7. Drink strong beer. Then you don't have to spend as long getting to the point where you don't care what they do. Or go in for two fisted drinking - strong beer plus jenever. That gets you to the don't care zone quicker than you can say "kidnapped toddler".

  8. Don't live in Britain. Trying to work out which pubs in Britain allow kids is a nightmare. The majority don't. Thankfully, I live on the Continent and can take my kids along to any pub.

As you can see, I've managed to seamlessly combine beer drinking and responsible parenting. "I'd rather drink a beer than be father of the year." That's my motto.


Boak said...

Great post. Great idea with the list too. They´ve just started showing "Llamáme Earl" in Spain.

Stonch said...

One of the best yet.

I was lucky enough to be taken to the pub when I was young. My dad was a folk singer and used to take the family to festivals in towns and villages across Southern Scotland and the North East of England. He always used to be buy me some kind of toy I'd happily play with as he waited his turn to sing and got gradually smashed. Like me he's a happy drunk so seeing him in a state - a rare occurrence - was always a pleasure.

Knut Albert said...

I know I have mumbled about kids in pubs recently, but this was a great post. I take my sons along to pubs and bars when we are abroad, and I even have a few extra points:

-Take tham one at a time. One may hope for some tolerance from the locals when you bring one well behaved child along, but two siblings fighting does not belong in a pub.

-Pick a place with a beer garden, a terrace or some green areas around to play on. It is not always an option, but when you can choose, I would opt for outdoors drinking with the kids along. Then they can mess with ice cream without you worrying as well.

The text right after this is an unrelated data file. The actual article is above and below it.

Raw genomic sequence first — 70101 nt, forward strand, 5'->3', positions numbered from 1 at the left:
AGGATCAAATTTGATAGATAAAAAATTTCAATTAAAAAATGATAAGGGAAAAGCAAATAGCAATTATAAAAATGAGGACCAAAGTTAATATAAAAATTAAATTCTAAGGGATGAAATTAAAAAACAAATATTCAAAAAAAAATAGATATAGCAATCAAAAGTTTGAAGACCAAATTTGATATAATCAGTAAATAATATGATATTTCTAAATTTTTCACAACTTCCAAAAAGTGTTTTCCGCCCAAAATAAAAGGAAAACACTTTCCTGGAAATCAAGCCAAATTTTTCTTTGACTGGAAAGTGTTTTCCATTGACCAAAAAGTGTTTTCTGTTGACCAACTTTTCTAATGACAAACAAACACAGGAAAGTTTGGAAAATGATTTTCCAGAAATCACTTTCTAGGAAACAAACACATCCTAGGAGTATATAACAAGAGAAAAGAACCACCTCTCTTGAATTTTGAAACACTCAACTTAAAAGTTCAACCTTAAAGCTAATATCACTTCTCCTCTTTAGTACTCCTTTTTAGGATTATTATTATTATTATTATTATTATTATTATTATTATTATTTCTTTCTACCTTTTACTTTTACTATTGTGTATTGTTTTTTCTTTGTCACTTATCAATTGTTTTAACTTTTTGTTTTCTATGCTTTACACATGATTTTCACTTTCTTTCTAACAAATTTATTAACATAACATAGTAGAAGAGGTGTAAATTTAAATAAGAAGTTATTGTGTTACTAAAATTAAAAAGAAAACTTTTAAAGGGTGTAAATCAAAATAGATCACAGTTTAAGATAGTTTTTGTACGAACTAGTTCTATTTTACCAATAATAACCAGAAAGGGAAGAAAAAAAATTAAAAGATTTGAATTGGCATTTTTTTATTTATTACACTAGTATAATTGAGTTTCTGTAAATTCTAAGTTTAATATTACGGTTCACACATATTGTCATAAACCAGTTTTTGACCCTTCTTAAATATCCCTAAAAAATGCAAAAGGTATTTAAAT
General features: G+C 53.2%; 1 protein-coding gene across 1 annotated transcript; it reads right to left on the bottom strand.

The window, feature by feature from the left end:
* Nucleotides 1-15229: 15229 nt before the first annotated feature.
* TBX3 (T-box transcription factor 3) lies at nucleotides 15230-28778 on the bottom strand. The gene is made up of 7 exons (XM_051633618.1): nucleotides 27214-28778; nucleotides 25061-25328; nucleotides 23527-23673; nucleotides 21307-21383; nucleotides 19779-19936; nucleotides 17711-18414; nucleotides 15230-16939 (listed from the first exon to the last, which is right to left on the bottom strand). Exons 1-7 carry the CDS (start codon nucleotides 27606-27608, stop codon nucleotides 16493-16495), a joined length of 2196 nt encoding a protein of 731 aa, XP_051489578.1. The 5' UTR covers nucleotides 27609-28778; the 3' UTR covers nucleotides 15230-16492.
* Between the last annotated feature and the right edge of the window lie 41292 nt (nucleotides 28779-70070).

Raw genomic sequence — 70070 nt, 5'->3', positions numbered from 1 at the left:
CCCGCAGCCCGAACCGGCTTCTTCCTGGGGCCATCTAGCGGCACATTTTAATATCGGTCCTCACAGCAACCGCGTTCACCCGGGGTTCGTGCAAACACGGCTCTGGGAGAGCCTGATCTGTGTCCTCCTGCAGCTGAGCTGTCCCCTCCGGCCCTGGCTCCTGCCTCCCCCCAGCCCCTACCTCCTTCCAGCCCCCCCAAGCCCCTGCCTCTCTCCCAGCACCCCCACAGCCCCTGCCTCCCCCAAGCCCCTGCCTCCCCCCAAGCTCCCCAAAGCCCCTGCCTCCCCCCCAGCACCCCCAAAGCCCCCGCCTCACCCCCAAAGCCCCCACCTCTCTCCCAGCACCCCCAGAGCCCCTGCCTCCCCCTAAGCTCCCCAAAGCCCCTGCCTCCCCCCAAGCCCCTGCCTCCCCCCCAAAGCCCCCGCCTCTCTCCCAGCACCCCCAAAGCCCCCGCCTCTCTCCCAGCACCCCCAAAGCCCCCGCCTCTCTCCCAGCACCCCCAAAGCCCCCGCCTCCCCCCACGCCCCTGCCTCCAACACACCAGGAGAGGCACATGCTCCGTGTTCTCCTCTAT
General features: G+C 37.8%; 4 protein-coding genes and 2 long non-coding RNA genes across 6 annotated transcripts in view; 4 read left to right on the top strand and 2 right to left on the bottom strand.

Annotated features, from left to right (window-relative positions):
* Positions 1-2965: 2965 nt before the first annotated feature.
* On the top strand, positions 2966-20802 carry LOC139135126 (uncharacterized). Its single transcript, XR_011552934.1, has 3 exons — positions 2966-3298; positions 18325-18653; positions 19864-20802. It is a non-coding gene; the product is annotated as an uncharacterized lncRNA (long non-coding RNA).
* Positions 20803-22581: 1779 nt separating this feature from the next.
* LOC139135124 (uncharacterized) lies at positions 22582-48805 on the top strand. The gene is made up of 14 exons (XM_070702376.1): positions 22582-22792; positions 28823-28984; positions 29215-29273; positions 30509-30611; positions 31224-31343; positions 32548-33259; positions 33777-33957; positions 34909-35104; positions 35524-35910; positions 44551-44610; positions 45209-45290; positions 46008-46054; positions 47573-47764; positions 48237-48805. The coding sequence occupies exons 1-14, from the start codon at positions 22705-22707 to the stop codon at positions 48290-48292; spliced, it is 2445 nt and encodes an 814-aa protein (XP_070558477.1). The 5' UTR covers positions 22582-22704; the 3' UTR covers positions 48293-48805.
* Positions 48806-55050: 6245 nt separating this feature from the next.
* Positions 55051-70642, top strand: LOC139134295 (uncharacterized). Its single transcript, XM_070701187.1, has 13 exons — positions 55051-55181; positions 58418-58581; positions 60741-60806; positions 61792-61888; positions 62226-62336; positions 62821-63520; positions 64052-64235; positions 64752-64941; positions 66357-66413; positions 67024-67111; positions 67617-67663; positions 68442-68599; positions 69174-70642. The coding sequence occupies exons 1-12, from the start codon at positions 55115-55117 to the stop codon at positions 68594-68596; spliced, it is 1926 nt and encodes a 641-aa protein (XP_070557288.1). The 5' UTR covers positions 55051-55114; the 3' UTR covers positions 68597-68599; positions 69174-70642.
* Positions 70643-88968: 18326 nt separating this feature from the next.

-A place with good snacks is always great. My oldest loves to go with me to tapas bars. He orders ice tea, I have whatever beer available and then we tuck into cured ham, cheese and whatever.

-Make sure they get a soft drink with ice cubes, a slice of lemon, a fancy straw, an umbrella and everything else that can make it an event.

-Colouring books are great

-Book holiday hotels with good pubs in the immediate neighbourhood. Makes it easy to pop in for a beer on your way in or out, with or without the kids.

-Make sure you have some family meals in places with a good selection of beers if possible.

-As you say, it is a matter of staring early. When I enter a new cafe, restaurant or bar with my kids, they will point at the bottles on display, hoping they have found a new scoop for me.

Brendan said...

A great post, entertaining as usual. I actually had my daughter with me last afternoon as I grabbed a pub lunch. She's too young to run about, but she still managed to charm the staff and patrons.

mhaugan said...

In the SW part of the states, I go for places that have tortilla chips. My daughter can eat her weight in tortilla chips and I can sit and drink in peace. I have also worked hard at introducing her to all forms of American sports, and she can find herself at least somewhat entertained by that as well.

Ron Pattinson said...